|The Manhattan Institutes|
Center for Rethinking Development
Ideas that shape the citys planning, housing, and development
Starrett Citythe immense, barracks-style housing project in East New York, Brooklyn, that opened in 1974is serving these days as a paradigm of planning principles, good and bad. Are huge towers necessary to respond to relentless residential demand? Can they be made livable? Was Robert Moses right, and Jane Jacobs wrong, about size? Unpopular as large developments are, planner Alex Garvin argues, "It's high time we started building projects of the same dimensions. We will never solve the housing problem while waiting for a small developer to build here and there." Indeed, the classic bungalow neighborhood of Canarsie, built by small developers, sits immediately across the creek fromand within view ofStarrett's towers. The two paths of development could hardly be more stark.
Starrett, more public than private development, has always been highly subsidized. It has benefitted from below-market-interest-rate loans, tax abatements on the property, tax breaks for wealthy owners, rental subsidies, and senior assistance. Should projects once subsidized be permanently subsidized? At what ongoing cost should affordable housing be maintained?
AN EXTRAORDINARY PRICE
Real estate experts in New York generally say nounless the buyers have something up their sleeve, or know something no one else does. Former housing commissioner Jerilyn Perine, executive director of the Citizens Housing and Planning Council, says, "The price just doesn't make sense."
After all, unlike Manhattan's Peter Cooper Village-Stuyvesant Town, recently sold for $5.4 billion, Starrett City is so entangled with government that its sale must be approved by federal and state housing officialsnot one of whom has spoken out publicly in its favor. On the contrary, HUD Secretary Alphonso Jackson warned, "This transaction has the potential to harm New York City's low-income housing market and those who need it." Senator Chuck Schumer said bluntly that he would do everything he could to block the sale.
While the Bloomberg administration as of now has no official veto, it can easily stymie the rezoning that further development would require. Mayor Bloomberg and his commissioners are definitely not feeling all that friendly at the moment. "The mayor believes strongly that private owners should have the right to sell their property and to reap rewards from that ownership," says housing commissioner Shaun Donovan. "But owners must also live up to their legal responsibility both to maintain their property and to provide affordability where itís required. Taxpayers must be represented and must get what they paid for."
WELL-MANAGED, FULLY OCCUPIED
Still, one of the many ironies of Starrett City is that it has long been a well-managed, desirable, fully occupied development, even though it defies most ideas of good design, not to mention good location.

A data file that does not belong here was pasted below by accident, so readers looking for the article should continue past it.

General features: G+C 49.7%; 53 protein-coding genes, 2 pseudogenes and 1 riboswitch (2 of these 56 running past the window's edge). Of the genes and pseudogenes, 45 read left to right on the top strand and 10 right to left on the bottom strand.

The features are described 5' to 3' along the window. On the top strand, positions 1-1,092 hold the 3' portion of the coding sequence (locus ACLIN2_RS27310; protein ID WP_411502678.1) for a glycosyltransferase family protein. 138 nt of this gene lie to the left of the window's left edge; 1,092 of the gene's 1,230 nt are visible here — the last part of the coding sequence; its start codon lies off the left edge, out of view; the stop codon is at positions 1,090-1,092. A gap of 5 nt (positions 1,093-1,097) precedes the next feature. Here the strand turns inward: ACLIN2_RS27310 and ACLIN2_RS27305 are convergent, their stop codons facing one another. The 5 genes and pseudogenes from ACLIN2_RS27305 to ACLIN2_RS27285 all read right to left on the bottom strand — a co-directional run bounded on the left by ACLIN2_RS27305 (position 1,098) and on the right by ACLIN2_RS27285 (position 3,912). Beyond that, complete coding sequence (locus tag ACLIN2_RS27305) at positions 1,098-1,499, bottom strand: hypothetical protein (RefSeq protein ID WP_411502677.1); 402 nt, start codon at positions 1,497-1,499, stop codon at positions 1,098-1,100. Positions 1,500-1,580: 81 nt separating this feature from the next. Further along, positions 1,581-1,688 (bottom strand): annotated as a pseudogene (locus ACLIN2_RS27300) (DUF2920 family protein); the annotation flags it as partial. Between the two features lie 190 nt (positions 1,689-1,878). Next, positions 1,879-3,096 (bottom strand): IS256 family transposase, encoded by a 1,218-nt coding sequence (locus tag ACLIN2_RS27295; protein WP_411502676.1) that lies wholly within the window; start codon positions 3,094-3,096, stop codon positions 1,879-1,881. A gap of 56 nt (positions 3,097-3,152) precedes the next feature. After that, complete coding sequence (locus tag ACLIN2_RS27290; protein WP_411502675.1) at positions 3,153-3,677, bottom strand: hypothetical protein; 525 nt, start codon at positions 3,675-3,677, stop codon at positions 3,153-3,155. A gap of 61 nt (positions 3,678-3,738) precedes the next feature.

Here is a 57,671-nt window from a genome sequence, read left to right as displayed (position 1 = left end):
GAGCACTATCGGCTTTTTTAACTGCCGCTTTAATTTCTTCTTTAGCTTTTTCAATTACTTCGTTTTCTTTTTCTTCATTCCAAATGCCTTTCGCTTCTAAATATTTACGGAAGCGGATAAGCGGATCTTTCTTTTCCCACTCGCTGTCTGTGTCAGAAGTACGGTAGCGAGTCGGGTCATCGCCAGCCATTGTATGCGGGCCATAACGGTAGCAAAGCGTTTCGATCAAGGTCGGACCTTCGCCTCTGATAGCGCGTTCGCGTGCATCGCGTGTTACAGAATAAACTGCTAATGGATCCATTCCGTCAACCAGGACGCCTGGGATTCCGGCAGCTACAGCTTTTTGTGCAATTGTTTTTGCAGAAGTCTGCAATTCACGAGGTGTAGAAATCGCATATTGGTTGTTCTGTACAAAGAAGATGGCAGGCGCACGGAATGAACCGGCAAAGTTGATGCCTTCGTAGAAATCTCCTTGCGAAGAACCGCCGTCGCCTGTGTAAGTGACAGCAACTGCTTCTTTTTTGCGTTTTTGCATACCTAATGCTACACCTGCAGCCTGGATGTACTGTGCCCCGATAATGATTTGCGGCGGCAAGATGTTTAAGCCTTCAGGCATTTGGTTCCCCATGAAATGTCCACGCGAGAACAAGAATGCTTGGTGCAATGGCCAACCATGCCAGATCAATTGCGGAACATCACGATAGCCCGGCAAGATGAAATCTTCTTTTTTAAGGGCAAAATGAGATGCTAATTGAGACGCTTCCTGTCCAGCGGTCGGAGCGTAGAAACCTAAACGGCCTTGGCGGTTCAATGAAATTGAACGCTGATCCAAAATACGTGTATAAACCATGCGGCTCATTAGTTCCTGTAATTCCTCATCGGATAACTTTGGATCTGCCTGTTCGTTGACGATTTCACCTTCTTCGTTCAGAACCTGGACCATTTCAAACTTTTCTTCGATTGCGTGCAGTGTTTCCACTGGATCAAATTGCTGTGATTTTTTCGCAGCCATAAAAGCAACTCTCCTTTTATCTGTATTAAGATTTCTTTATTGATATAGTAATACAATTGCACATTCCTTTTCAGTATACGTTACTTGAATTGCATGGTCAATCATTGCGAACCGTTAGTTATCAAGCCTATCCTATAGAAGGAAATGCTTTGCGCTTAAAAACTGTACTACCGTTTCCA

Built on landfill next to a garbage dump, an arduous 90-minute subway ride from the jobs of Manhattan, Starrett City's 46 towers are divided into eight sections or loops. Each with its own recreational area and garage, the towers look from a distance like rigidly placed public housing. Up close, they look better, in part because much of the property is nicely landscaped. The grounds are clean and contain very little litter, the park benches are unvandalized, the buildings graffiti-free. Good shopping, including a 124,000-square-foot shopping center, is within walking distance of nearly all the towers.
Yet, however well maintained and managed, Starrett City provides plain apartments in severe towers that would never be mistaken for luxury housing. The seller is unlikely to be able to recoup his investment through grossly increased rents because the market rents are unlikely to be much higher than current rentscertainly not the thousands of dollars per month higher that the new owners of, say, Stuy Town can anticipate. Says Perine, "The question is not the rents, which aren't that far from market now, but the development potential, which may be high. Yes, it's far out in Brooklyn. But this is New York. Someone will move there."
Real estate consultant Robert C. Rosenberg, who as the president of Grenadier Realty managed Starrett City for most of its history, says he could envision two development scenarios. One possibility is that as ever more tenants pay market rents, they might find they qualify for a mortgage, allowing them to buy their apartmentsreturning Starrett to its original heritage as a co-op. The second possibility would be marketing new multi-bedroom units to large Orthodox families being squeezed out of Williamsburg. Since many now qualify for Section 8 certificates, this strategy would be compatible with the new owner's statement that he intends to keep the project "affordable." (The New York Times, however, has reported accusations from community organizer Acorn that the new owner has refused to rent apartments to some Section 8 applicants at his other Brooklyn buildings.)
NEW TOWERS IN THE PARK?
So if Clipper's strategy is to develop the property further, they have gotten off to a bad start with their needed government partners. But are they genuinely bad landlords? Their intentions are hard to judge.
The truth is that Flatbush Gardens look far better today than in 2004. The buildings have received substantial work, and the grounds are clean. The complex gives an appearance of being in transitionthe debris has been cleared, but no new landscaping has replaced the old. Some buildings have been renovatednew walkways and awnings cheer the exteriors, and new windows sparkle. Other buildings languish. Still, this had been one of the most notorious slums in Brooklyn, so the progress in two years is substantial.
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